Such procedures, however, still do not allow the degree of readjustment in the forces applied to the tooth that may be required. The Pearlman devices do indeed provide limited means of adjusting those forces, i.e., rather than bending the arch wires, these have instead been placed within brackets that can themselves be rotated. However, such adjustments will have only limited effects as to the most desirable set of corrective forces to be applied in reference to the full range of orthodontic parameters previously listed. Other devices noted are of a single application type, meaning that with the exception of the Armstrong et al. '095 and the Andrews '900 patents, the devices serve only a single translational, rotational or other purpose, and must be unattached from the tooth (or tooth band) and then replaced by another device in the event that some different orthodontic procedure should be required. Moreover, much of the prior art as recited involves the use of tooth bands which are no longer thought to be required. It would be useful, therefore, to provide an orthodontic appliance that does not require the use of a tooth band in any event, but that also need not be removed and replaced at one or more intervals as the corrective process proceeds, and moreover an appliance within which changes in the specific applications thereof can easily be effected as to the full range of desired corrective forces, particularly as to the application of tipping and torqueing forces on a single tooth, and it is such an appliance that is provided by the present invention.
The invention comprises an orthodontic bracket having two main parts, i.e., (1) a base having a tapered, angled, and centrally disposed shaft passing longitudinally therethrough for acceptance therein of an arch wire anchor; and (2) for placement within that base, an arch wire anchor having (a) an undulated shank and (b) a head adapted to accept one or more arch wires passing therethrough, or alternatively one or more rubber bands or modules attached thereto. Different ones of said anchors, particular instances of each of which are further distinguishable in terms of torque angle, also incorporate heads of different design so as to provide means for imposing corrective forces relative to selected ones of the aforesaid parameters, thereby permitting adjustment to be made in the nature of the particular forces to be applied to each tooth as may be dictated in the course of the corrective orthodontic process. The ability to carry out such alternative procedures without requiring that the base be removed from the tooth surface is thus more efficient and cost effective, avoids repeated removal and replacement of devices on the enamel surface of the tooth as required in the devices of the prior art, and thereby avoids compromising the integrity of the tooth surface each time that a device is removed.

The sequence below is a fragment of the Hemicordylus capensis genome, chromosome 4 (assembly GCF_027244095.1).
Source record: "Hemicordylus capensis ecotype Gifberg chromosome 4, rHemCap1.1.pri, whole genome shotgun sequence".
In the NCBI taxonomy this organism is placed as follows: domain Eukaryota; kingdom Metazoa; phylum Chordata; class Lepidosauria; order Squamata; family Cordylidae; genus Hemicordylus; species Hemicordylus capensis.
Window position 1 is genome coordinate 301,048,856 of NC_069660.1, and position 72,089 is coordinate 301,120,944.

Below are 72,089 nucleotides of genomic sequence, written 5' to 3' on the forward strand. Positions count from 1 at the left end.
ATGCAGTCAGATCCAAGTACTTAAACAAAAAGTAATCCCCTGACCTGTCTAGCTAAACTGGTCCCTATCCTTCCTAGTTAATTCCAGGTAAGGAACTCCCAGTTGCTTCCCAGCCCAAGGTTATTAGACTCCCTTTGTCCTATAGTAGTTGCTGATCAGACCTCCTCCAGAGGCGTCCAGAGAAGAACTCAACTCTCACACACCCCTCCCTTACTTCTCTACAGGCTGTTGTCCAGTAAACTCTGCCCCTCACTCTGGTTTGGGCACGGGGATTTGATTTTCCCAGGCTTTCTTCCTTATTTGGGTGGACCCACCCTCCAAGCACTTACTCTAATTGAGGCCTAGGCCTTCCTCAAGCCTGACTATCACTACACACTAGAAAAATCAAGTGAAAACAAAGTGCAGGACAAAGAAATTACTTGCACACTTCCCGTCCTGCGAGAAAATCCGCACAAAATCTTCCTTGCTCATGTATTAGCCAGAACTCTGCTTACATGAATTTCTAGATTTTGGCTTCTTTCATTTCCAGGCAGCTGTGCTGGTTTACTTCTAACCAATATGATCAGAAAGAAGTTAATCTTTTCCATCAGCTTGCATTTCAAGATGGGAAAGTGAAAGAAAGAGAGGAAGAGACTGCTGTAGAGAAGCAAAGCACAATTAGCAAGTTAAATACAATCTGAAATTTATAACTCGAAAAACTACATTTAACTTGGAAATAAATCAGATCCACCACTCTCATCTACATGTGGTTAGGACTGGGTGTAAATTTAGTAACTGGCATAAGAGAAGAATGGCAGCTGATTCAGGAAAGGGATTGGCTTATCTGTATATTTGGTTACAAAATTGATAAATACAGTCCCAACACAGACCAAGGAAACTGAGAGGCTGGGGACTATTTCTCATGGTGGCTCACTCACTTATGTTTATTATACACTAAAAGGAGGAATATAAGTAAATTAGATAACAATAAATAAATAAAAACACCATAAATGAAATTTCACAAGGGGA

Preferred embodiments of the invention are illustrated in the following figures, in which like elements are indicated by like numerals:
FIG. 1 shows views of the maxillary and mandibular arches and defines the directions thereon as are employed in the text.
FIGS. 2a-2j show the types of tooth displacement that are typically correctable by orthodontic procedures.
FIGS. 3a-3f show different views of a preferred embodiment of the base portion of the invention.
FIGS. 4a-4f show different views of a first embodiment of the anchor portion of the invention, both separately and as installed within the base of FIGS. 3a-3f.
FIGS. 5a-5c illustrate a use of the anchor and base of FIGS. 4a-4f to the process of leveling a tooth.
FIGS. 5d-5g illustrate a use of the anchor and base of FIGS. 4a-4f, and of variations thereof, to the process of applying a corrective torque to a tooth.
FIGS. 6a-6f show different views of a second embodiment of the invention, both separately and as installed within the base of FIGS. 3a-3f.
FIGS. 7a-7c illustrate a use of the anchor and base of FIGS. 6a-6f to the process of rotating a tooth.
FIGS. 8a-8f show different views of a third embodiment of the invention, both separately and as installed in the base of FIGS. 3a-3f.
FIG. 9 illustrates uses of the anchor and base of FIGS. 8a-8f to the process of correcting intrusion or extrusion, or of displacing a tooth laterally.
FIGS. 10a-10g show different views of a fourth embodiment of the invention, both separately and as installed in the base of FIGS. 3a-3f.
FIGS. 10h-10n show different views of the fourth embodiment of the invention as shown in FIGS. 10a-10g with the addition of a tipping wire.
FIGS. 11a-11b illustrate uses of the anchor and base of FIGS. 10a-10n to the process of tilting a tooth in either the mesial or the distal direction.